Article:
Commentary

A Penny Saved Is a Penny Earned

By Carrie Lips
March 11, 1999

Saving is a virtue. That’s what we’re taught as children: we learn Franklin’s memorable phrase, “A penny saved is a penny earned,” and absorb images of dutiful squirrels packing nuts away for the winter.

In talking about the need to “save” Social Security, President Clinton has paid lip service to the virtue of saving. Unfortunately, his actual reform proposal leaves in place a tax-and-spend system and fails to give individuals a real opportunity to save.

In fact, the centerpiece of the president’s proposal has nothing to do with Social Security at all. Instead, he suggests creating a new “savings entitlement” with the clever moniker “USA Accounts.” So far, we don’t know much except that it will leave the current Social Security program unaltered while it uses up 12 percent of the projected budget surplus. At best, individuals might get a small amount of money back from the government for an account.

But this gesture toward savings is dwarfed by the federal government’s gigantic anti-savings retirement program, Social Security. Each year Social Security swallows up 12.4 percent of each worker’s paycheck with one hand and then sends out checks worth $400 billion to be consumed by retirees with the other hand. This means a worker who earns $20,000 a year loses more than $2,000 to Social Security. This is money that is not saved and is not earning interest for that individual. The lost opportunity for this worker is considerable: $2,000 per year in an account that provides an annual return of just 5 percent would grow to be more than $150,000 after 35 years.

Instead, Social Security takes this revenue and promises workers a defined benefit. At best, the payments will represent a 1 percent rate of return for young workers; but many young workers can expect a negative return on the dollars they send to Social Security. According to Lawrence Kotlikoff, professor of economics at Boston University, the average 20-year-old male can expect to pay $182,000 more in Social Security taxes than he will receive in benefits. That’s hardly a savings program, by anyone’s definition.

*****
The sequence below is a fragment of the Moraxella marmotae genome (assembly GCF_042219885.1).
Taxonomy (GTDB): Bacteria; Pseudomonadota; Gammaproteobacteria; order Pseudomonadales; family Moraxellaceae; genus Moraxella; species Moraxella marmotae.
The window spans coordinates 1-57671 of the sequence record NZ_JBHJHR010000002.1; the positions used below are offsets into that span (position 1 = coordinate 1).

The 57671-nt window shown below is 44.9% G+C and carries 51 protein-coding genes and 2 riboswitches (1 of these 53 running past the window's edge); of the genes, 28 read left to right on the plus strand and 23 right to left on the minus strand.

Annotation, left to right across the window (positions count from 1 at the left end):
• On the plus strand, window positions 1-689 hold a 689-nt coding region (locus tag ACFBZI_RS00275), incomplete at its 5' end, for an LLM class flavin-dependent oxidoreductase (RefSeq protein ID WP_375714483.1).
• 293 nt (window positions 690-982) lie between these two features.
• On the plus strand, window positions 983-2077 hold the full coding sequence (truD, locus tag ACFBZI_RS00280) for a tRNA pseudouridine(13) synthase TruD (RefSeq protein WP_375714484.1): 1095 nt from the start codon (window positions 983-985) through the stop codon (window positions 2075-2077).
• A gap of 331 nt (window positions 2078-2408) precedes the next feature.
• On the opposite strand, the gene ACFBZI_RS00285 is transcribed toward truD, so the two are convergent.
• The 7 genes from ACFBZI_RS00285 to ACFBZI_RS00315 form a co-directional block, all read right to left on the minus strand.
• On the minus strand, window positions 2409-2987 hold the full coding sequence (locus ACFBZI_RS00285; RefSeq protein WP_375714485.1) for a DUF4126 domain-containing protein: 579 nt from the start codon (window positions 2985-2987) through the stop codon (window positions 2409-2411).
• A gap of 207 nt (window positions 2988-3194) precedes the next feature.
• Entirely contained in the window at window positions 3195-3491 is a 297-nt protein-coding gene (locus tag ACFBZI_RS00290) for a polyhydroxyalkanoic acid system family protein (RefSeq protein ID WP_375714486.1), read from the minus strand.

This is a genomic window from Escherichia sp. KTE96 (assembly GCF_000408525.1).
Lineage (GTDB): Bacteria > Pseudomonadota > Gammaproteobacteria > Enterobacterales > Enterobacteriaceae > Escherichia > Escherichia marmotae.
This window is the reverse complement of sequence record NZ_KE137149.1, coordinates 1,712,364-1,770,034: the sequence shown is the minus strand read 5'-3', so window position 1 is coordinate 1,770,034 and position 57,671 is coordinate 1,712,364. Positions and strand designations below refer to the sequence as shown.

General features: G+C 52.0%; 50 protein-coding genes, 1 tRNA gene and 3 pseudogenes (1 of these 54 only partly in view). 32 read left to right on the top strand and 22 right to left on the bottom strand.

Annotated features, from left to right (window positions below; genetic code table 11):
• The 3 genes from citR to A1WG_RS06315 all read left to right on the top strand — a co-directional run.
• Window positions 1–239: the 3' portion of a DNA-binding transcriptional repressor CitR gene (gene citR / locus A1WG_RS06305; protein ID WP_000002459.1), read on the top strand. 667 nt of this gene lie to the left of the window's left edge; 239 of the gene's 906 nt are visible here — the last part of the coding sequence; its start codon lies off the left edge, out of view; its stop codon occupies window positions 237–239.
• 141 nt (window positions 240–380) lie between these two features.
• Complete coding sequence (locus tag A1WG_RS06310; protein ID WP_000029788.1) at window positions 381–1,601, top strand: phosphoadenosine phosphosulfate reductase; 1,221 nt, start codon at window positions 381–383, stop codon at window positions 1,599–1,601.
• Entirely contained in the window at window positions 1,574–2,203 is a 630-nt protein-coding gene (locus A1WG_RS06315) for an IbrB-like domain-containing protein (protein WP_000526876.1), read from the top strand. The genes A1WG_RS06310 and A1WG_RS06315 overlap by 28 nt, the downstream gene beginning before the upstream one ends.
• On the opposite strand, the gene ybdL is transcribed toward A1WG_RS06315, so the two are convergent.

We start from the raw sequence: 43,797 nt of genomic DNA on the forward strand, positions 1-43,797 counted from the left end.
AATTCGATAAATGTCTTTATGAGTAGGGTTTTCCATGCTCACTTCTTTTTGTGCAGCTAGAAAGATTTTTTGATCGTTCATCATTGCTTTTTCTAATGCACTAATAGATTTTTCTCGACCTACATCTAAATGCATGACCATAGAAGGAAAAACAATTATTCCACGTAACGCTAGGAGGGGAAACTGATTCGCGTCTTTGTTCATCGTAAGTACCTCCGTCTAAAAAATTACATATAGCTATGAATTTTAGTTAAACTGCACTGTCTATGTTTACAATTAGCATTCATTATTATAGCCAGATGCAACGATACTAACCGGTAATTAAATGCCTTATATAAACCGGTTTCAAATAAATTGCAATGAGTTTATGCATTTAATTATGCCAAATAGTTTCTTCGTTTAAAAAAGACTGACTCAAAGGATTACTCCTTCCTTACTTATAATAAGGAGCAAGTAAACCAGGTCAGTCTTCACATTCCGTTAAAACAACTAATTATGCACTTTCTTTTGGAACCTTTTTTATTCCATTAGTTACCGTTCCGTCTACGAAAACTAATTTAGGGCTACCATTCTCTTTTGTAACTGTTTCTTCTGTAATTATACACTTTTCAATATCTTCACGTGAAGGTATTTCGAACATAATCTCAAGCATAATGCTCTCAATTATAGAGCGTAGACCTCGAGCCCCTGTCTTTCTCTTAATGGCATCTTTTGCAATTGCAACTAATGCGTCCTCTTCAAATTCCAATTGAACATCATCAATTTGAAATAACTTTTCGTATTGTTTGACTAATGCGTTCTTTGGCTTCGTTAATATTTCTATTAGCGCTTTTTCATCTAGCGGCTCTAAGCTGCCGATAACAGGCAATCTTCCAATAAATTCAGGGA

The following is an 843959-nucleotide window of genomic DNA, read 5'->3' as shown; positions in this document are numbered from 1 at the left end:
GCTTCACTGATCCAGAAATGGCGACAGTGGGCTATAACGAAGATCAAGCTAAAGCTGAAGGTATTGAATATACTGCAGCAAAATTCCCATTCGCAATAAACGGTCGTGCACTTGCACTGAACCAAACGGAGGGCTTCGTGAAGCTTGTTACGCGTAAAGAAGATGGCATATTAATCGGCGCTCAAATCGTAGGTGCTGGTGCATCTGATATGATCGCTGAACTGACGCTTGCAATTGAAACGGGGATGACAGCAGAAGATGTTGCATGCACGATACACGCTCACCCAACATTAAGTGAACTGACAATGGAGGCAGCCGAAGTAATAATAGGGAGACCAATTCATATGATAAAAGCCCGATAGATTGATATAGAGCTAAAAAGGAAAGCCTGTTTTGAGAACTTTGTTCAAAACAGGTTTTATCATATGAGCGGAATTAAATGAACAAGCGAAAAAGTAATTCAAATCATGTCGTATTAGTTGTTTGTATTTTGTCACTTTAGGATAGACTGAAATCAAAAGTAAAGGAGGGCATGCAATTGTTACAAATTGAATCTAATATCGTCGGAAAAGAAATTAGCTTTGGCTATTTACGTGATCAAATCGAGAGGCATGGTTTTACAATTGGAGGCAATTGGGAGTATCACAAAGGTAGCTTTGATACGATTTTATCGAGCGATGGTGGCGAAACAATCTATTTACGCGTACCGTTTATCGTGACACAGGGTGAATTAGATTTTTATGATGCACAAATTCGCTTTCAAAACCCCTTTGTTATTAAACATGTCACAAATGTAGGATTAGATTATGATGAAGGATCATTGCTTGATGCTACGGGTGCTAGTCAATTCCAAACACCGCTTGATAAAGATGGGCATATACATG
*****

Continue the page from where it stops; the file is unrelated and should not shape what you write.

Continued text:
Another indication of the president’s disingenuous approach to encouraging savings is his reference to the Social Security “trust fund” as a “savings account.” The president proposes increasing the value of that trust fund by an amount equal to 62 percent of the budget surplus and claims that such a move would help pay benefits when payroll tax revenues start to lag behind obligations. But the trust fund is not a savings account. The trust fund consists of nothing but government bonds, which are simply claims on future taxpayer dollars.

To understand the distinction, the president needs only to read the fine print of his own budget. Page 337 of the president’s budget states plainly: “These [trust fund] balances are available to finance future benefit payments and other trust fund expenditures — but only in a bookkeeping sense… . They do not consist of real economic assets that can be drawn down in the future to fund benefits. Instead, they are claims on the Treasury that, when redeemed, will have to be financed by raising taxes, borrowing from the public, or reducing benefits or other expenditures. The existence of large trust fund balances, therefore, does not, by itself, have any impact on the Government’s ability to pay benefits.”

In fact, the trust fund is better understood as a liability than an asset. The amount in the trust fund represents what we are forcing future generations to pay — in addition to their payroll taxes — to provide the Social Security benefits we have promised ourselves. Try to explain the value of this “savings account” to taxpayers in the year 2030, when they have to cough up hundreds of billions of dollars to pay off the IOUs in the Social Security trust fund.

If the administration really wants to encourage savings, there is one straightforward, simple solution: let individuals use the money they already spend on Social Security to fund a personal retirement account. This would allow all workers — including those who don’t have the money to participate in other savings programs — to take advantage of the power of compound interest and accumulate substantial personal savings. Such a plan would reduce the multi-trillion-dollar debt that will otherwise be passed to the next generation. Moreover, by giving all workers first-hand knowledge of the power of compound interest, it will serve as a much-needed reminder that a penny saved is truly a penny earned.

Carrie Lips is a Social Security analyst at the Cato Institute.